Should the dirt cup race be moved to Richmond?

Should dirt racing be moved from Bristol to Richmond?

While the Bristol Motor Speedway NASCAR Cup Series race was a rating success, there is a large crowd wishing there was more than one race on the pavement at the world’s fastest half-mile. Short tracks are among the most popular races on the schedule, and there are now just under five of them. The dirt race will likely remain on the schedule for the foreseeable future, but should it be in Bristol?

Not according to Kevin Harvick. Harvick became active on Twitter after his South 500 caught fire, and began responding to fans and tweeting his views on the account. One of the things he suggested was a dirt race at Richmond Raceway.

In his post-race press conference after his victory in Bristol last Saturday, Chris Boecher also said the dirt race in Richmond would be better than Bristol.

“The excitement I had walking in that tunnel yesterday and seeing the clean concrete was really big,” Boecher said. “I don’t mind dirt racing, but this is my favorite racetrack on a paved surface. So when we lose that to dirt, the pain is a little more than if Richmond was covered in dirt.”

Would a Richmond dirt race be possible? definitely. The track isn’t much longer than Bristol’s, so importing dirt, while more of a challenge, shouldn’t be difficult. Additionally, Richmond has been criticized for lackluster races in recent years, and fan attendance has reflected this as well.

With two Richmond dates remaining on the calendar, putting one of them on the dirt would definitely be worth a try. One sidewalk race and one dirt race will add to the excitement of the track and give fans the chance to see two different styles of racing in one calendar year, similar to what we saw in Bristol.

However, moving the dirt race from Bristol to Richmond ignores why the Bristol Spring Race went to dirt in the first place. The summer night race has always had a big crowd on hand, but the spring race has struggled to keep up with attendance. Thus, the spring was moved to the dirt to make it an even bigger draw for the fans.

It would be surprising to see dirt racing move to Richmond. But if fans and drivers want two sidewalk races again in Bristol, people will have to show up in the spring from now on.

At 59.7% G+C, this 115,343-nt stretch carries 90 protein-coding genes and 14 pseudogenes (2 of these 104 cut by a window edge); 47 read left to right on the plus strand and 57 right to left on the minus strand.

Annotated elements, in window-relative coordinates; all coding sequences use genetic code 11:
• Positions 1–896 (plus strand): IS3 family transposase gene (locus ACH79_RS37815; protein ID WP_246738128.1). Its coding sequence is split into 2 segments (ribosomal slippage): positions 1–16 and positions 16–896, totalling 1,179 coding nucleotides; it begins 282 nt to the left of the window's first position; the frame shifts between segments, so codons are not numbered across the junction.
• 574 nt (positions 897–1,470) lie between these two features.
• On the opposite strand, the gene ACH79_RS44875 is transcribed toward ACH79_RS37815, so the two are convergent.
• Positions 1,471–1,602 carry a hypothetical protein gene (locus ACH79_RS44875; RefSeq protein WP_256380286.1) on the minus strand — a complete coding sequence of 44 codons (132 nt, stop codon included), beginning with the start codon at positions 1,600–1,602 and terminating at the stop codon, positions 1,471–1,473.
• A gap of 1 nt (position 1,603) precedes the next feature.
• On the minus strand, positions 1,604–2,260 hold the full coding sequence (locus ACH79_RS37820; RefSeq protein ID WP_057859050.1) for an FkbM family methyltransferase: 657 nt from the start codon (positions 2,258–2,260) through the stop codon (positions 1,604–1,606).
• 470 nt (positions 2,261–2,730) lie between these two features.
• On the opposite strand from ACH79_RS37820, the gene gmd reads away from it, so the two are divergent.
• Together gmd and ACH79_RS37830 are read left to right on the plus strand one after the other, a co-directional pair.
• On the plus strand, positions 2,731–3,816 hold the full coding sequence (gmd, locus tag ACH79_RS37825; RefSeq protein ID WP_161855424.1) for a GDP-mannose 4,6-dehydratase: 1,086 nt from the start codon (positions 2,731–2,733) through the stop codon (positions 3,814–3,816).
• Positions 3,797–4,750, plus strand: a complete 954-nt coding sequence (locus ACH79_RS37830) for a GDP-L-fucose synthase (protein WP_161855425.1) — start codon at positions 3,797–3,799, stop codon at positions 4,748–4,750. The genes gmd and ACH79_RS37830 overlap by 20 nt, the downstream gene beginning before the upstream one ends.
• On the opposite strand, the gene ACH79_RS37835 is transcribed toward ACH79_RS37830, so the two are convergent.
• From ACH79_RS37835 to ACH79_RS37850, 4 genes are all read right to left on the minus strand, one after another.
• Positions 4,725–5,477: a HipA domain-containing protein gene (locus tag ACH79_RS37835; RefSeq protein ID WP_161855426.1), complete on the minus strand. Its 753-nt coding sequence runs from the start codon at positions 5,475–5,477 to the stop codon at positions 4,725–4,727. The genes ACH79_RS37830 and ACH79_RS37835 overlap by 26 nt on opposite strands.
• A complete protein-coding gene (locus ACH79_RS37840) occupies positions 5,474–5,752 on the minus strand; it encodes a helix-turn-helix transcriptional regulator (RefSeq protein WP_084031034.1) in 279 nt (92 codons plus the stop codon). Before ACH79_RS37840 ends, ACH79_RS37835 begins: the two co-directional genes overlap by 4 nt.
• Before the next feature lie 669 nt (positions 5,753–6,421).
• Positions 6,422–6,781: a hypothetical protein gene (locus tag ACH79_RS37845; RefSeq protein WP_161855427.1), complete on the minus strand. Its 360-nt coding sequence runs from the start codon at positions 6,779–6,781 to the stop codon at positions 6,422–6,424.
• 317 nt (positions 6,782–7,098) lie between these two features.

With the NASCAR Xfinity Series Qualifiers starting Saturday, who are the favorites to make it to the Phoenix Raceway?

Finally, the Xfinity Series qualifiers are here. Seven races remain until a champion is crowned at Phoenix Raceway in November, and Round 12 begins at Texas Motor Speedway on Saturday, September 24.

Of the six races leading up to the finish, three will be on 1.5-mile tracks: Texas, Las Vegas Motor Speedway and Homestead-Miami Speedway. Talladega Superspeedway and Charlotte Motors Speedway join the Roval Texans in the round of 12, while Martinsville follows Vegas Speedway and Homestead in round eight as the penultimate race of the season.

This year, the race to reach the fourth championship seems pretty self-explanatory, as four drivers have proven themselves to be the field class this season: Noah Gragson, Josen Algayer, Ty Gibbs and AJ Alminder.

To what extent was the Quartet dominant? He ranks first through fourth in wins, top five, top 10, average finishes and laps this season. In addition, all four drivers enter the post-season with at least 32 break points while no one else has more than 22 points.

With three of the last seven races on 1.5-mile tracks, Allgaier and Gragson will likely lead the JR Motorsports charge in the Intermediates alongside teammates Josh Berry and Sam Mayer. With wins at the Vegas and Michigan International MotoGP this season, Gibbs is likely to be JRM’s closest competitor.

The Allmendinger is unbeaten at Charlotte Ruffale in three games and is likely to be the favorite to claim a 4-4 win in October. The order to finish in Talladega would be a lottery, but Richard Childress Racing’s JRM, Kaulig and Austin Hill all dumped the fastest supercars of the season. The Martinsville fight is likely to be between the winners of Martinsville Berry and Gragson as well as Gibbs, who led 197 laps on the track in April.

However, anything could happen, and it was not a given that the four of them would reach Phoenix. Crashes and mechanical failure will always be a possibility, and anyone else in the playoff grid has a chance to play spoiler with win or consistency. Perry and Hill both won several races this season, and were behind the top four in dominance. If the four drivers weren’t for Phoenix Gragson, Allgaier, Gibbs and Allmendinger, it would be Perry or Hill taking their spots.